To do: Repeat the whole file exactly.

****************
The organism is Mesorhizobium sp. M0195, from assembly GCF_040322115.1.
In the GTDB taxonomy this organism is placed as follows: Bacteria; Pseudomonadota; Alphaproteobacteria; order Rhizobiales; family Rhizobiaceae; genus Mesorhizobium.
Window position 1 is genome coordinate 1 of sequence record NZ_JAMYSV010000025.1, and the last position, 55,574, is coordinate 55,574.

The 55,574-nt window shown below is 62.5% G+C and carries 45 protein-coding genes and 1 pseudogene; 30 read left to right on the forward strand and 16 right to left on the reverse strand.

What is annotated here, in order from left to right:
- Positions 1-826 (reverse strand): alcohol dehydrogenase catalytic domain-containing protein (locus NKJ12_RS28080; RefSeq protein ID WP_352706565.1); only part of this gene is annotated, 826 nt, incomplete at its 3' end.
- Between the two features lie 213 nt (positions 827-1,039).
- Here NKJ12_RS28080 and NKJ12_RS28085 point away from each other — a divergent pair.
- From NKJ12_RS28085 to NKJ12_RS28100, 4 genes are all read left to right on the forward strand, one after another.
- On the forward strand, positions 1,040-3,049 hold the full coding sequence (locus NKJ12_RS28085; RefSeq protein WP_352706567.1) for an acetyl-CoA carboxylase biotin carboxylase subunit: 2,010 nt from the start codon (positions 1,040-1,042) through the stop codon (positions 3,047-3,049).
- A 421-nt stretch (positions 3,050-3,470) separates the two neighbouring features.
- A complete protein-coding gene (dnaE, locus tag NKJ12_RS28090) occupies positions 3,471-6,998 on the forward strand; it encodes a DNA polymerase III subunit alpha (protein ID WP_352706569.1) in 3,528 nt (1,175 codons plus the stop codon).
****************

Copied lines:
The organism is Mesorhizobium sp. M0195, from assembly GCF_040322115.1.
In the GTDB taxonomy this organism is placed as follows: Bacteria; Pseudomonadota; Alphaproteobacteria; order Rhizobiales; family Rhizobiaceae; genus Mesorhizobium.
Window position 1 is genome coordinate 1 of sequence record NZ_JAMYSV010000025.1, and the last position, 55,574, is coordinate 55,574.

The 55,574-nt window shown below is 62.5% G+C and carries 45 protein-coding genes and 1 pseudogene; 30 read left to right on the forward strand and 16 right to left on the reverse strand.

What is annotated here, in order from left to right:
- Positions 1-826 (reverse strand): alcohol dehydrogenase catalytic domain-containing protein (locus NKJ12_RS28080; RefSeq protein ID WP_352706565.1); only part of this gene is annotated, 826 nt, incomplete at its 3' end.
- Between the two features lie 213 nt (positions 827-1,039).
- Here NKJ12_RS28080 and NKJ12_RS28085 point away from each other — a divergent pair.
- From NKJ12_RS28085 to NKJ12_RS28100, 4 genes are all read left to right on the forward strand, one after another.
- On the forward strand, positions 1,040-3,049 hold the full coding sequence (locus NKJ12_RS28085; RefSeq protein WP_352706567.1) for an acetyl-CoA carboxylase biotin carboxylase subunit: 2,010 nt from the start codon (positions 1,040-1,042) through the stop codon (positions 3,047-3,049).
- A 421-nt stretch (positions 3,050-3,470) separates the two neighbouring features.
- A complete protein-coding gene (dnaE, locus tag NKJ12_RS28090) occupies positions 3,471-6,998 on the forward strand; it encodes a DNA polymerase III subunit alpha (protein ID WP_352706569.1) in 3,528 nt (1,175 codons plus the stop codon).